A TEAM of chefs at NHS Lothian have won a top food award – as patients were being dished up meals one relative said they “wouldn’t feed to a dog”.
The health board team was crowned winner of the first NHS Good Food Challenge, in which cooks were challenged to come up with Scottish-themed meals. The gourmet menu included smoked mackerel pate with chilli and coriander oatcakes and Ayrshire pork stuffed with black pudding and haggis, potatoes and steamed vegetables.
Each course was said to have been prepared on the same £1.50 budget as a meal at one of the Capital’s hospitals. However, as judges marvelled in the “restaurant quality” food, a hospital menu was branded “terrible”.
Kat Troake, whose 76-year-old grandmother was admitted to the Western General with breathing difficulties, said the standard was so bad, family members were having to take food in. She was visiting when Susan Drummond ordered a meal and was appalled when the corned beef hash arrived.
“It looked like somebody had picked it up with their hands and splodged it on her plate. It was disgusting,” she said. “I’m not surprised Nana wouldn’t eat anything.
“I complained and NHS Lothian said it was meant to be a wholesome meal, but anybody looking at that will realise it is not something that would make anyone feel better. It wasn’t just that meal, it was others like a jacket potato that was not even a baking potato. We had to bring food for her.” When Ms Troake tweeted a picture of the hash with the comment, “wouldnt feed it to a dog”, other social media users supported her, including one who said they had also had to take in extra food to a loved one in hospital.
Award-winning city chef Mark Greenaway, who found quality lacking when his mum was treated for cancer several years ago, said there were “huge challenges to be addressed” in hospital food. He blamed re-heating food, or leaving it to stand for the sloppy appearance, and said the process made meals lose nutritional content.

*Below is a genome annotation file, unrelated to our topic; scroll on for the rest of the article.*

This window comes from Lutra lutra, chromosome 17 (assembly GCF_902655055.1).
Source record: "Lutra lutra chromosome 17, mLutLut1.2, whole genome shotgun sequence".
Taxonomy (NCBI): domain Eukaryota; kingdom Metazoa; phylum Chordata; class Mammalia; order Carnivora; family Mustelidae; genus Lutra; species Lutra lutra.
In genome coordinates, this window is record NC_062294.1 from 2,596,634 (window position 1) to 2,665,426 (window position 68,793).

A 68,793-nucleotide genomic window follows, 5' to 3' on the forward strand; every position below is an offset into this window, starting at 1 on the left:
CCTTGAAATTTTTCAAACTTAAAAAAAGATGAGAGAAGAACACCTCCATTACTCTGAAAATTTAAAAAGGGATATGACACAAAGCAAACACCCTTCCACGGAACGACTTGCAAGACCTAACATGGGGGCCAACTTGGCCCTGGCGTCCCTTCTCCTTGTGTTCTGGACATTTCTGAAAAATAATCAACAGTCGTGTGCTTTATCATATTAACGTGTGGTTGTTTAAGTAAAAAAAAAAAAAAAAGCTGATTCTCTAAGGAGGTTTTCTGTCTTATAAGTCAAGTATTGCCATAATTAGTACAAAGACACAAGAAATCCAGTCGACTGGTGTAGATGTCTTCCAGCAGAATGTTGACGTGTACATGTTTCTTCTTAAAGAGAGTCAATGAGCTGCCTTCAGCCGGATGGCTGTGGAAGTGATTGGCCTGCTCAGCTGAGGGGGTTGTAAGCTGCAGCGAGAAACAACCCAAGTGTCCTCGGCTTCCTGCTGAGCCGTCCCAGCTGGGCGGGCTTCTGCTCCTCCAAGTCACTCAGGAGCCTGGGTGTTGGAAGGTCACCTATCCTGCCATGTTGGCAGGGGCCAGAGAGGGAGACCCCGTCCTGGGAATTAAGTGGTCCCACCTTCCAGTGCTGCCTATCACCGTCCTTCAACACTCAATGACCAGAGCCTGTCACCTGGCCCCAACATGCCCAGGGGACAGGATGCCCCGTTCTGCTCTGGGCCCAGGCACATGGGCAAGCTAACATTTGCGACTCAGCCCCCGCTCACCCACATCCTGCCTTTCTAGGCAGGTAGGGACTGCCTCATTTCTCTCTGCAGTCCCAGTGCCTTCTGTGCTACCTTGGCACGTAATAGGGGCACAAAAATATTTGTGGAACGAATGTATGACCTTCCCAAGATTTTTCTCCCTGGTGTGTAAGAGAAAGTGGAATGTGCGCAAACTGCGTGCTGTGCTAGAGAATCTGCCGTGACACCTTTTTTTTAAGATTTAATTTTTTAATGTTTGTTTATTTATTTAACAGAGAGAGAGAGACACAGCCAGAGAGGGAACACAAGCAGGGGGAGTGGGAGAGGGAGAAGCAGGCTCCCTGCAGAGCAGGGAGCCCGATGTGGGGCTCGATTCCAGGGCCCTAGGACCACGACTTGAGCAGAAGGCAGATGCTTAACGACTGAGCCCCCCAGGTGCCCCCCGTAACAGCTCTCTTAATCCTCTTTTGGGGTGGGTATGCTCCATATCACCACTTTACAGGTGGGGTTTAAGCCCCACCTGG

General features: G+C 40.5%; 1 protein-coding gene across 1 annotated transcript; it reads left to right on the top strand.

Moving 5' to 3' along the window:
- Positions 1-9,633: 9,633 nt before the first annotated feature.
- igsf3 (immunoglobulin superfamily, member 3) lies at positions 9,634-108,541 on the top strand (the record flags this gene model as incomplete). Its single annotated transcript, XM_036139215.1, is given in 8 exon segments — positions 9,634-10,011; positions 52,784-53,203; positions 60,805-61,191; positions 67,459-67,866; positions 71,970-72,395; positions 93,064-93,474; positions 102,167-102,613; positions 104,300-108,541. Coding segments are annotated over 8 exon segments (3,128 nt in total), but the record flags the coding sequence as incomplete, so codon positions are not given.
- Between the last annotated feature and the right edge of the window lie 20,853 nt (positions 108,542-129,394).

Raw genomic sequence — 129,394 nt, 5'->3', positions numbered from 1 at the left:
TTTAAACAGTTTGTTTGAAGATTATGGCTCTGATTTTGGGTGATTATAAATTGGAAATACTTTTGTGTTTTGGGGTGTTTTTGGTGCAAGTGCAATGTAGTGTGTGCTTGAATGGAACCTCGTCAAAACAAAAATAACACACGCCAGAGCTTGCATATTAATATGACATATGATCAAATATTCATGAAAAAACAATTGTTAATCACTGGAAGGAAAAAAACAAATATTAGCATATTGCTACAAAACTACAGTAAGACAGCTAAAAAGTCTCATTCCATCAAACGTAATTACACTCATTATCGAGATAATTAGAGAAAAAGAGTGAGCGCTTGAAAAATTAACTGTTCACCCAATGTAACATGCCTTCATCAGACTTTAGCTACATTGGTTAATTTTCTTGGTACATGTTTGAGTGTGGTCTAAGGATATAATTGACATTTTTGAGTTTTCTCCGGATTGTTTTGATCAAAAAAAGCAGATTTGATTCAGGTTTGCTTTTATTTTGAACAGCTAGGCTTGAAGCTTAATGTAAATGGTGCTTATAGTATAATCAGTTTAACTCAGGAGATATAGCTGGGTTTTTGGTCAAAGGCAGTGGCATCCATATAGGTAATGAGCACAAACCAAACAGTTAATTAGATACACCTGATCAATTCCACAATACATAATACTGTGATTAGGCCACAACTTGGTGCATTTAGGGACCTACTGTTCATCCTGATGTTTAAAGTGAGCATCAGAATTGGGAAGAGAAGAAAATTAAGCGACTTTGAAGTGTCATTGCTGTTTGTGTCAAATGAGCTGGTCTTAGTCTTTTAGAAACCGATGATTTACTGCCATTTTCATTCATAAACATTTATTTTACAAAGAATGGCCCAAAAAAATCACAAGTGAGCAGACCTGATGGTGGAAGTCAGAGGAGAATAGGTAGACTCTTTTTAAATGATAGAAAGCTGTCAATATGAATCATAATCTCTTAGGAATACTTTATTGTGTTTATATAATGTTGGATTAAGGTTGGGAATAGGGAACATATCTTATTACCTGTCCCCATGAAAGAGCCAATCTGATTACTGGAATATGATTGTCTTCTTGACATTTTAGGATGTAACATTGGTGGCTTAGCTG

“What we should be doing in hospitals is encouraging people to eat really well, fuelling them up to get better a lot quicker,” he said. “Patients are getting the best care medically but if they are not eating what is put in front of them, that’s going to slow the healing process.”
Mr Greenaway even offered his expertise to hospitals in a bid to improve their offerings.
“I’ve said before, if any hospitals want to get in touch, it’s not hard to find me. I would love to take one on board and say ‘how can we help?’.”
The health board has a catering budget of £4 million a year, excluding the Royal Infirmary which sees meals provided as part of the cost of the PFI deal. It cooks food fresh for its hospitals, with the exception of the Royal Victoria building. Food at the ERI is bought in frozen by the firms that run the hospital.
Dr Jean Turner, a former GP and executive director of Scotland Patients Association, said poor-quality remained one of the biggest gripes for patients.
She said: “Unfortunately I do still hear about bad hospital food. I was always taught from my early days in medicine that food was a treatment. The most important thing is to get patients eating with appetising and nutritional food so they can build themselves up to go home.”
Stuart Wilson, director of communications and public Affairs, NHS Lothian said: “We are very sorry this patient has found the quality of food to be below standard and apologise that this was their experience.
“NHS Lothian prides itself on providing quality and nutritious meals and the quality of our food has been widely recognised. NHS Lothian is in the process of creating a new catering strategy which will reflect the links between health and well-being. The food made available for in-patients and outpatients at NHS Lothian sites will all be reviewed. In due course, this strategy will be presented for public consultation.”
Prize-winning meals that rose to challenge
The NHS Good Food Challenge is a new competition which tests the skills and imagination of hospital catering teams across Scotland.
Contest judges said they were looking for healthy meals, using fresh local ingredients, which could be made and delivered in the hospital environment. Participants took part in the grand final at Clydebank and were asked to produce up to 50 of their dishes at the same time.
Judge Joe Queen singled out Lothian for praise. He said: “Whether in a restaurant, hospital or anywhere else, chefs want the chance to show what they can deliver. All the contestants did so here, especially those from NHS Lothian.”
David Bedwell, director at Health Facilities Scotland, said: “We are committed to providing patients with the best nutritional care possible.”